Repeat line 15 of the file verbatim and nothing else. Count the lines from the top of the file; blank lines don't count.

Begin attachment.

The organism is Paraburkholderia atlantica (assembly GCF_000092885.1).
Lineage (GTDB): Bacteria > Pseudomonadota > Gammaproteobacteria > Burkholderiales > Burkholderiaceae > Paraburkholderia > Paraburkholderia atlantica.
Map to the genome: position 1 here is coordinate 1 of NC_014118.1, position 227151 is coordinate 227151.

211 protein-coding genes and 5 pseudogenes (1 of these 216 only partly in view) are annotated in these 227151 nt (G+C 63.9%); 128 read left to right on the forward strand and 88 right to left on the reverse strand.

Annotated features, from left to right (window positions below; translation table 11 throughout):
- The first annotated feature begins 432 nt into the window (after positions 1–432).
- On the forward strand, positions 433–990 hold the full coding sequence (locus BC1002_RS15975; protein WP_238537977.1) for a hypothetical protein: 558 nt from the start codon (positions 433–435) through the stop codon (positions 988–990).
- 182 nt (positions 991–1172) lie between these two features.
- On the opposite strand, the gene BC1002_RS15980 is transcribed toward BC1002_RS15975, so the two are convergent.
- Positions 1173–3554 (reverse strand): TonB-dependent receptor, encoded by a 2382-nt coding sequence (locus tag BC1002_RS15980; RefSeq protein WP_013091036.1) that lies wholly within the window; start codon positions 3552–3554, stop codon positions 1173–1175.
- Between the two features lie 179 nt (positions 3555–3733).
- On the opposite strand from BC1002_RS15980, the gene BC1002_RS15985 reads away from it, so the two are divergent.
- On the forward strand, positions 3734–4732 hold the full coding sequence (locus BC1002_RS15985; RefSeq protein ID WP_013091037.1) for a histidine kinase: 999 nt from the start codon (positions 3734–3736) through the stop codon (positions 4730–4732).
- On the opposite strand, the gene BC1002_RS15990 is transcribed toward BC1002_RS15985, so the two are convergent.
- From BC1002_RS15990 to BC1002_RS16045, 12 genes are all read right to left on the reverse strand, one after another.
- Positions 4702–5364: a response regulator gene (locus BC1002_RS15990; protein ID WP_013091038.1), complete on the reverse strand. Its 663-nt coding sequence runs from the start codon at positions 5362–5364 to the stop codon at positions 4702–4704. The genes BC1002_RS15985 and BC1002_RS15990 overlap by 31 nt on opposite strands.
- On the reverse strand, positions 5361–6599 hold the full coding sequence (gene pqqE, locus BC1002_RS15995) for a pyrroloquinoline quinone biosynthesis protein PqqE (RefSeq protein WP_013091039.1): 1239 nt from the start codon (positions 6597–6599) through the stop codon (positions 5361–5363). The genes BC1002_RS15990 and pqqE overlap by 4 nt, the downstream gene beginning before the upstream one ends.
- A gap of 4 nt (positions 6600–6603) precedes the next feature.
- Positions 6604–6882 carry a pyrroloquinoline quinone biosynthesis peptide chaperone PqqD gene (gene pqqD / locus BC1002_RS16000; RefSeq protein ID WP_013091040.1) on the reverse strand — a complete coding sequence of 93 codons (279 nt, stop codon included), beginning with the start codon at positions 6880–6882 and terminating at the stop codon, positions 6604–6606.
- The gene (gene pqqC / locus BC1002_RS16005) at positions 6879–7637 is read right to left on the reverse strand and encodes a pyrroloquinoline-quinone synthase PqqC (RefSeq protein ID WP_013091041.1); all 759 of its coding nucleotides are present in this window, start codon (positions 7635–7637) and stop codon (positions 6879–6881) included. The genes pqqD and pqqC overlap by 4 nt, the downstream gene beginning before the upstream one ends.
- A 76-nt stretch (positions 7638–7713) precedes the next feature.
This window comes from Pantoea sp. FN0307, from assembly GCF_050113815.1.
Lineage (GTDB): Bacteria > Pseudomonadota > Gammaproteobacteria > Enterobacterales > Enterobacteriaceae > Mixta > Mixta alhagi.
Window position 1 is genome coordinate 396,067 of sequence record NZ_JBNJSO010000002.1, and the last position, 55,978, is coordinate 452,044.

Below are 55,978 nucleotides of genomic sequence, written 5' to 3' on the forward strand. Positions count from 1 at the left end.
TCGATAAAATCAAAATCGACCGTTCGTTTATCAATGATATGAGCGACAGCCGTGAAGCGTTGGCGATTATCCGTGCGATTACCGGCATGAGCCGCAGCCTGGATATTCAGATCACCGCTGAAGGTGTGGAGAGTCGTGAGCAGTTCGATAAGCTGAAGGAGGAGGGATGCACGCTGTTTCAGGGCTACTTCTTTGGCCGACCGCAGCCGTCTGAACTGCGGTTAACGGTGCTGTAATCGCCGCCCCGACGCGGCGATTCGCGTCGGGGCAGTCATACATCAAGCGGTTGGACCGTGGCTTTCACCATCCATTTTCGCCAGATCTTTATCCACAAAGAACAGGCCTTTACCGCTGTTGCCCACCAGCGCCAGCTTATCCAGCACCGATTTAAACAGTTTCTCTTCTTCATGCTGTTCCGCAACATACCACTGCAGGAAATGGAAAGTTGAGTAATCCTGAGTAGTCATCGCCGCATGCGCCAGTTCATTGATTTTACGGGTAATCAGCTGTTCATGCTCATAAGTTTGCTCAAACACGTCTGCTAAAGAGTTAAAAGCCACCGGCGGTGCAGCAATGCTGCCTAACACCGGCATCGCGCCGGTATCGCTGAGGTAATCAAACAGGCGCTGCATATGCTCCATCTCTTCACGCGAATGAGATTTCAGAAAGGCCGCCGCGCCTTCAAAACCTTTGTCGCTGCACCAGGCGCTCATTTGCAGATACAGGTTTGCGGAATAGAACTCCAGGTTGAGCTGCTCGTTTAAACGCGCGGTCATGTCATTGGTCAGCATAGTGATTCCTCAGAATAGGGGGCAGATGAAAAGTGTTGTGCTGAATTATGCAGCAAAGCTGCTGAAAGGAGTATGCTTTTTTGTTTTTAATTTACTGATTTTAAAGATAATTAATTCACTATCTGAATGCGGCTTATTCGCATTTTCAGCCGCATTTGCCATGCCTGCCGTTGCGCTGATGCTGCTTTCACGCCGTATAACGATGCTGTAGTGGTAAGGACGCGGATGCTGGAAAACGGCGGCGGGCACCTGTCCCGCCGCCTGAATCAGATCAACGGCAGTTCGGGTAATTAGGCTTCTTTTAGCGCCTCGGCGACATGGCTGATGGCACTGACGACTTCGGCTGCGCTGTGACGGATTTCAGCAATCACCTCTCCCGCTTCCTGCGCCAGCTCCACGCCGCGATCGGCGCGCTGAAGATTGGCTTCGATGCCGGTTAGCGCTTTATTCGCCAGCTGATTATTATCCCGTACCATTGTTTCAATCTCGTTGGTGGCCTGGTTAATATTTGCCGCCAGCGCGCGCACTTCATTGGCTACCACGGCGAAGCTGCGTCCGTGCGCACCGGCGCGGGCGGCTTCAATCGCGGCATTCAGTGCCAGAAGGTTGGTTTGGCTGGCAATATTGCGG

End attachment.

- From BC1002_RS15990 to BC1002_RS16045, 12 genes are all read right to left on the reverse strand, one after another.